Bombay High Court: The Division Bench of Sunil B. Shukre & Avinash G. Gharote, JJ. addressed various Mucormycosis related issues prevalent in Maharashtra.  The Bench warned,

“This is a sort of war like situation for Maharashtra and in particular city of Nagpur, which calls for rapid response and mighty one. We hope that these entreaties would be positively answered by the Central Government and if not, further loss of lives of a few more patients, unfortunate as it may be, may be a fait accompli.”

The Indian Medical Association (IMA) had submitted a report before the Court pertaining to prevalence and spread of fungal infections. It not only highlighted types of fungal infections but also the causes, symptoms, precautions, which the Bench opined that if considered seriously and implemented by all the hospitals presently treating the Covid patients and also patients with fungal infections, there will be a considerable reduction in prevalence and spread of the fungal infections.

Shortage of Drugs

Noticing that raw materials used for manufacturing drugs to cure Mucormycosis which are Amphotericin B (Lipid Complex) and Amphotericin (Liposomal) are imported for their bigger part, the Bench stated that the State Government, as well as the Central Government, need to take the issue of shortage of drugs available for treating the fungal infections seriously. The Bench reminded the governments,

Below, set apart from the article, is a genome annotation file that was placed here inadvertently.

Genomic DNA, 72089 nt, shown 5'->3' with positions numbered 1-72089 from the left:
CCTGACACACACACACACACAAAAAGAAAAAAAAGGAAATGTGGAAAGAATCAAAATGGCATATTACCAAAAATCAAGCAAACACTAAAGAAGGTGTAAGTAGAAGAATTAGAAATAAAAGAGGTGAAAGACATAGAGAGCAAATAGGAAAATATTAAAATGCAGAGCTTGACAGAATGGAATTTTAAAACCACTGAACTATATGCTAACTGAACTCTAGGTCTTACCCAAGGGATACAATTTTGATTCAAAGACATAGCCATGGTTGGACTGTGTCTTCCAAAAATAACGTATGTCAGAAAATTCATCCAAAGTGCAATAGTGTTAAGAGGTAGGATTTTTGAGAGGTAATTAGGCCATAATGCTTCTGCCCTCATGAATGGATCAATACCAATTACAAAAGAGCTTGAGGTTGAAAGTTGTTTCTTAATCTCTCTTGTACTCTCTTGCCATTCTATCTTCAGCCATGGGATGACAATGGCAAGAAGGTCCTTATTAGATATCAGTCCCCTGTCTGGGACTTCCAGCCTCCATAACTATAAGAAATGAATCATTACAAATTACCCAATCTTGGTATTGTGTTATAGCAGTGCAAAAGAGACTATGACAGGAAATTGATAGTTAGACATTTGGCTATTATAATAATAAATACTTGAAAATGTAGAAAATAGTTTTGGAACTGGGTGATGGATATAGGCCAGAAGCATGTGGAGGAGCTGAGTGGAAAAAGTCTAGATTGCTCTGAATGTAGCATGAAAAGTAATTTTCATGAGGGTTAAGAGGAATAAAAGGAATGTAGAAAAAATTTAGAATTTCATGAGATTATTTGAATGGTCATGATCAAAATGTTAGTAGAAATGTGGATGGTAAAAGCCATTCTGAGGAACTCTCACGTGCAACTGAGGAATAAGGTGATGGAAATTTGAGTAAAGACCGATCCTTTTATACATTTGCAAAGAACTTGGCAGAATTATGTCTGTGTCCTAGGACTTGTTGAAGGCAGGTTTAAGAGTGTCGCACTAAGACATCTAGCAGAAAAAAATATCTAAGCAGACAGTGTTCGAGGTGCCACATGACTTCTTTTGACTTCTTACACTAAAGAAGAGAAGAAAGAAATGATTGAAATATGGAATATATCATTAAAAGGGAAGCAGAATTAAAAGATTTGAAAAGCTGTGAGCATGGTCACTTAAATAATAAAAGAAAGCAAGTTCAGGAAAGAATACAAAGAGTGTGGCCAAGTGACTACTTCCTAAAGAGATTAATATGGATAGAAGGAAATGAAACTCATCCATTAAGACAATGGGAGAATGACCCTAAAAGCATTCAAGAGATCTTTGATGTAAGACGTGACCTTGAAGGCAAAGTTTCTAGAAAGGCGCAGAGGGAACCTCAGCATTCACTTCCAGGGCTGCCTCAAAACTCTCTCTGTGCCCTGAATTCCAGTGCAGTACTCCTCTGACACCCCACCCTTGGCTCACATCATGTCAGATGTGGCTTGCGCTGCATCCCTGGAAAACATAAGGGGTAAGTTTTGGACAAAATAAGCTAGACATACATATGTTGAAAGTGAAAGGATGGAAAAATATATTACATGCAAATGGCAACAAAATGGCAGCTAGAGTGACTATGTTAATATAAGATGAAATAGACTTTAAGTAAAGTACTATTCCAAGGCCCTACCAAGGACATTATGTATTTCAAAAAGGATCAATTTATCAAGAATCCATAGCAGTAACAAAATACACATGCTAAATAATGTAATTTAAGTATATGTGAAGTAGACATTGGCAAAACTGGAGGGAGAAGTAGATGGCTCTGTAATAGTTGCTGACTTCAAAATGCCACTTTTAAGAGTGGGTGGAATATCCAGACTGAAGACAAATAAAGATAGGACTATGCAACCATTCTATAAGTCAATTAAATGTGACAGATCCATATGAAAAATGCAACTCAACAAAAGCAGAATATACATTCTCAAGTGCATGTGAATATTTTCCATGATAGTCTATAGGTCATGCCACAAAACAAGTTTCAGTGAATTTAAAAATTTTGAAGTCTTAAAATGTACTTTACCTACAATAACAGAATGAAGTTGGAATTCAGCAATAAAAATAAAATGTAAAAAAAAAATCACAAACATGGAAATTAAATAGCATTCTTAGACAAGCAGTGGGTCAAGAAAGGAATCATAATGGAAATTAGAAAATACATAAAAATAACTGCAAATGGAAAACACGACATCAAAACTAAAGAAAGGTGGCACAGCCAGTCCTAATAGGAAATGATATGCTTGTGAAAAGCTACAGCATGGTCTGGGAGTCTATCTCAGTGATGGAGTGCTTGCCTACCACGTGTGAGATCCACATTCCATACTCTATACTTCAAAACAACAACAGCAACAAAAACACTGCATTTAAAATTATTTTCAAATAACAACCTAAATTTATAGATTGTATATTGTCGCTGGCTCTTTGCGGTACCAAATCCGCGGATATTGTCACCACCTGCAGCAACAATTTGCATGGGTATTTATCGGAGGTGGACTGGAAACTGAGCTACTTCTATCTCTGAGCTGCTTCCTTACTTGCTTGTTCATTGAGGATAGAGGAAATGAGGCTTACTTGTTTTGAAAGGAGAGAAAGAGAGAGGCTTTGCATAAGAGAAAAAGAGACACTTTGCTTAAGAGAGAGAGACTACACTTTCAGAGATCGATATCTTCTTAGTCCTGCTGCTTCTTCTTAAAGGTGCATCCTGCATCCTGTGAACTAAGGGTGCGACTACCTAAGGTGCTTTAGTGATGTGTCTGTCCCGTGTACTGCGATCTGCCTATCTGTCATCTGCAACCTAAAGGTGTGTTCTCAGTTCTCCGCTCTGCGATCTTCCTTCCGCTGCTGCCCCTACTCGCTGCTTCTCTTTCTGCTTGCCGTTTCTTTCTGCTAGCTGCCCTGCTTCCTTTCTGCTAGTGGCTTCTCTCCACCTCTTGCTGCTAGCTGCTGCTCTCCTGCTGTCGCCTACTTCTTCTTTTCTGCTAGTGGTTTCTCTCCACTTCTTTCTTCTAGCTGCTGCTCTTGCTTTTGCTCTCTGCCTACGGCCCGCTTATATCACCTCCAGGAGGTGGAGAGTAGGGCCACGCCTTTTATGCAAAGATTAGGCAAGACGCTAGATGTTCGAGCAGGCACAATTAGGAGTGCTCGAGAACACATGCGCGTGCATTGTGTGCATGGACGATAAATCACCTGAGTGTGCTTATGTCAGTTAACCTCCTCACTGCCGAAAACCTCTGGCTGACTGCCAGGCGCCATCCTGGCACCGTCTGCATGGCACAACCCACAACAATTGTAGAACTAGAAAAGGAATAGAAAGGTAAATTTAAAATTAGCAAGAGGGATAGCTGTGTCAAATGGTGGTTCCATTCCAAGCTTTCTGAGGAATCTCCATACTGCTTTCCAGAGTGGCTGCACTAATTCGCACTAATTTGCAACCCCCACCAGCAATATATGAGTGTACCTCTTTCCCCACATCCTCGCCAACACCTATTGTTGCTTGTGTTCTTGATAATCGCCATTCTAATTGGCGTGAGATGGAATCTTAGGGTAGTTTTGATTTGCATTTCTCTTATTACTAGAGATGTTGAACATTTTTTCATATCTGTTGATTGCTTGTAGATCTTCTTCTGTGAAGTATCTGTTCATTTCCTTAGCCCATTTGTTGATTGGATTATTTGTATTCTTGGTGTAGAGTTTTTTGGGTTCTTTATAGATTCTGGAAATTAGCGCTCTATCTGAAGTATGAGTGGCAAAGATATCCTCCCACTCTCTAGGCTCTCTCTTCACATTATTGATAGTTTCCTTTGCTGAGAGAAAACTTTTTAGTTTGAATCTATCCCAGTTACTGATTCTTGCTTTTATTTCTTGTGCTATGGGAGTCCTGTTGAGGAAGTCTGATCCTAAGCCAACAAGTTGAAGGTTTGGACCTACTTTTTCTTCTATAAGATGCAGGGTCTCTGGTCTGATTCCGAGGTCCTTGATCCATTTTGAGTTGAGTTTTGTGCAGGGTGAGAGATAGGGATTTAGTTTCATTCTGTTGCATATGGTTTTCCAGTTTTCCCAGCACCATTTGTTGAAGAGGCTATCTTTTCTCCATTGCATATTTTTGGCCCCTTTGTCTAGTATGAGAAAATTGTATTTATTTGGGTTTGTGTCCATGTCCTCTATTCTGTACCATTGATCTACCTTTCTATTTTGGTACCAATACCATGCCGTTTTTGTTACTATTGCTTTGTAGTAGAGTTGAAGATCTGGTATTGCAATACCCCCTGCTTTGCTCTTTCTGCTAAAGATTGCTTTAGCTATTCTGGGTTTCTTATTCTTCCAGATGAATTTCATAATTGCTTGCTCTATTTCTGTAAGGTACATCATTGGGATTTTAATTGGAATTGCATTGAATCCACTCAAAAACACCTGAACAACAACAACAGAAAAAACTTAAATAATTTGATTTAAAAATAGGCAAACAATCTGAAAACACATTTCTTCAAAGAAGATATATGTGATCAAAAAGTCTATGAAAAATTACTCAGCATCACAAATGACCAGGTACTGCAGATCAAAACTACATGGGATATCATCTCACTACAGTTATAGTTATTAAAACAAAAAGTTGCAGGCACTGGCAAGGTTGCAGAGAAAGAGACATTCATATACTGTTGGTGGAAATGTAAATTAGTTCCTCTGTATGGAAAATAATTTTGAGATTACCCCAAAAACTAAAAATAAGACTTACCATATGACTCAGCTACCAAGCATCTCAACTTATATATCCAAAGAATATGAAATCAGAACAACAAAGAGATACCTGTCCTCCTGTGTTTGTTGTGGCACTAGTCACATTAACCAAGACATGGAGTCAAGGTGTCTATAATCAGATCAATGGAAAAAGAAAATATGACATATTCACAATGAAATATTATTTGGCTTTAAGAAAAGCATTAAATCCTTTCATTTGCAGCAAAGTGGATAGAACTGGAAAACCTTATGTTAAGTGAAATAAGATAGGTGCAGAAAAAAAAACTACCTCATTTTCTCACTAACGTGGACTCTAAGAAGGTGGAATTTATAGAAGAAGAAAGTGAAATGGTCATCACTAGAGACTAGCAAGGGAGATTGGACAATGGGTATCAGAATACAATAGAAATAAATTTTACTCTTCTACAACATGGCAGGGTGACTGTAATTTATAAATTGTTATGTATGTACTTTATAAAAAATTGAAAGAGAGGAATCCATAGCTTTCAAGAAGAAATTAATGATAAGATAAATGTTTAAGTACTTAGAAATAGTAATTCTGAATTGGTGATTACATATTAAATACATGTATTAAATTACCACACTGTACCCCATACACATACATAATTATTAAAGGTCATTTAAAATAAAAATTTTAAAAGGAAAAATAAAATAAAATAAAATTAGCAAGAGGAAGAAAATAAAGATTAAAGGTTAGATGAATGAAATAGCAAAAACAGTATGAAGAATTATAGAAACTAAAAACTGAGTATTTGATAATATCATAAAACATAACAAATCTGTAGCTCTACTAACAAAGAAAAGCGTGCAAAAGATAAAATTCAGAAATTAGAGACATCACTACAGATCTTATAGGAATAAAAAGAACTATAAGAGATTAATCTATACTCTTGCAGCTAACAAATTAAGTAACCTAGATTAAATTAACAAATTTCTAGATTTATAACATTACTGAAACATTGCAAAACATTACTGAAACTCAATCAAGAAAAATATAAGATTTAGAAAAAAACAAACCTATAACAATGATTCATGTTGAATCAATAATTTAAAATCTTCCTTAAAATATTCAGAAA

“After all, such invaders; fungii are the invaders; require speedy action and they do not wait for anybody to respond to them. It’s not the case that once they raid a house i.e. body of the patient, they would lie dormant and wait for the house owner to make his preparations and then have a word or duel of resistance with them. The response to be given in such situations is akin to a response given in a war like situation.”

Believing that unless quick action is taken, destruction is inevitable, the Bench directed the Central and the State Government to take immediate steps for increasing the production capacity of Indian manufacturers involved in producing these drugs and if needed, press the entire State machinery into service for increasing of the production capacity.